US Cattle Herd Contraction Continues

US - The US cattle herd continues to decline, with the United States Department of Agriculture reporting a 1.5 million head fall in the inventory for the third consecutive year, to 101.8 million head as at 1 July 2009. This is the smallest July US cattle inventory since records commenced in 1973, according to analysts at Meat and Livestock Australia.
calendar icon 3 August 2009
clock icon 2 minute read
Meat & Livestock Australia

The report also indicated that beef supplies will remain tight, with some analysts expecting it to stay that way into 2011, as the 2009 calf crop fell 1.4 per cent, to 35.6 million head (pre-report estimates were expecting only a 1.2 per cent decline).

Despite significantly lower beef cow slaughter numbers so far this year, US beef cow herd figures as at 1 July 2009 indicated that liquidation is continuing, with the herd declining by 450,000 head as at 1 July 2009, to 32.3 million head. Dry conditions over the past year, particularly within the Texan region, has contributed to the continued decline in the US beef cow herd, alongside higher input costs and softer beef demand this year, causing losses for cattle backgrounders as feeder cattle prices have declined.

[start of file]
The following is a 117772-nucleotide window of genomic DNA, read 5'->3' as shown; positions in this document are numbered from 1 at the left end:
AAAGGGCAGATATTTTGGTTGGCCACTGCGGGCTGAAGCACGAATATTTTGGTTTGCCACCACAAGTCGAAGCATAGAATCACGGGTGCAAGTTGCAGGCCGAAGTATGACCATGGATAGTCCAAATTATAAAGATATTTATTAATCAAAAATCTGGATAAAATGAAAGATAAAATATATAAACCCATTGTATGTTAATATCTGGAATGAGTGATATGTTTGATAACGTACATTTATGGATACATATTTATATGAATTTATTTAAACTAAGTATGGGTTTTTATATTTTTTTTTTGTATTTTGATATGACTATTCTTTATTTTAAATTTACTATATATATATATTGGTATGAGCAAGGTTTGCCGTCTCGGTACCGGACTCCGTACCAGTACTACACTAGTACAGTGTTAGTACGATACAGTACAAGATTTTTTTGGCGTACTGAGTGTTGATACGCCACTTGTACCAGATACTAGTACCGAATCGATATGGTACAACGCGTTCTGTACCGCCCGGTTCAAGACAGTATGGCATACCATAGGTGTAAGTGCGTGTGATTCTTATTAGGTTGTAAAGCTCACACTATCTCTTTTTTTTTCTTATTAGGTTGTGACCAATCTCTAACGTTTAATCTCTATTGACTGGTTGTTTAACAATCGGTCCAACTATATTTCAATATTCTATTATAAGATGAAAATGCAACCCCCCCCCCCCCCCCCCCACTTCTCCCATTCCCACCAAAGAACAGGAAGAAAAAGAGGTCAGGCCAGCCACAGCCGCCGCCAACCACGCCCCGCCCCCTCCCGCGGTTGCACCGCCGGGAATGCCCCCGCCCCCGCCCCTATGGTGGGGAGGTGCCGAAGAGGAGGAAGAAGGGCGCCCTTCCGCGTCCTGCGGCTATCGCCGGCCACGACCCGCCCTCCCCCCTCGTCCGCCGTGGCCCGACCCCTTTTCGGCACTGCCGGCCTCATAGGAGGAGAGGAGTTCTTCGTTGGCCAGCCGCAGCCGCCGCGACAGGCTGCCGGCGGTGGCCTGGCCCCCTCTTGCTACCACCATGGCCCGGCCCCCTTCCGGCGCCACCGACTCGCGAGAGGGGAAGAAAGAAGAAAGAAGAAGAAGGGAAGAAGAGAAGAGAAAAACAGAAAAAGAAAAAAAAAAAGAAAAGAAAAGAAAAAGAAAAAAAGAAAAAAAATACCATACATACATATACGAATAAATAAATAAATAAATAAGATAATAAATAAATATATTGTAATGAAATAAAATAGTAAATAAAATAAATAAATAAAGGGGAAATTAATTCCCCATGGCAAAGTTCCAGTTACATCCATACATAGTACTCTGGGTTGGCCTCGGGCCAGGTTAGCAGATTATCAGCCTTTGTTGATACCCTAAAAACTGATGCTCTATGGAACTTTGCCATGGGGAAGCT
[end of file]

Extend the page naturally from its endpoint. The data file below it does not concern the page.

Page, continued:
The number of heifers for beef cow replacement was down a further 2% on July 2008, to 4.5 million head. In order for the decline in the US beef cow herd to cease, beef cow slaughter will need to significantly decrease. Recently, pasture conditions across some regions within the US have improved and feed costs have dropped which could see beef cow slaughter fall even further as these factors provide incentive for US producers to retain their breeding herd.

The number of heifers for dairy cow replacement remained unchanged at 3.9 million head, despite significant losses experienced within the dairy industry. Dairy cow herd numbers though did drop two per cent, to 9.2 million head, with liquidation expected to continue for the rest of 2009, with another dairy herd retirement round set to occur over the next couple of months.

TheCattleSite News Desk

© 2000 - 2024 - Global Ag Media. All Rights Reserved | No part of this site may be reproduced without permission.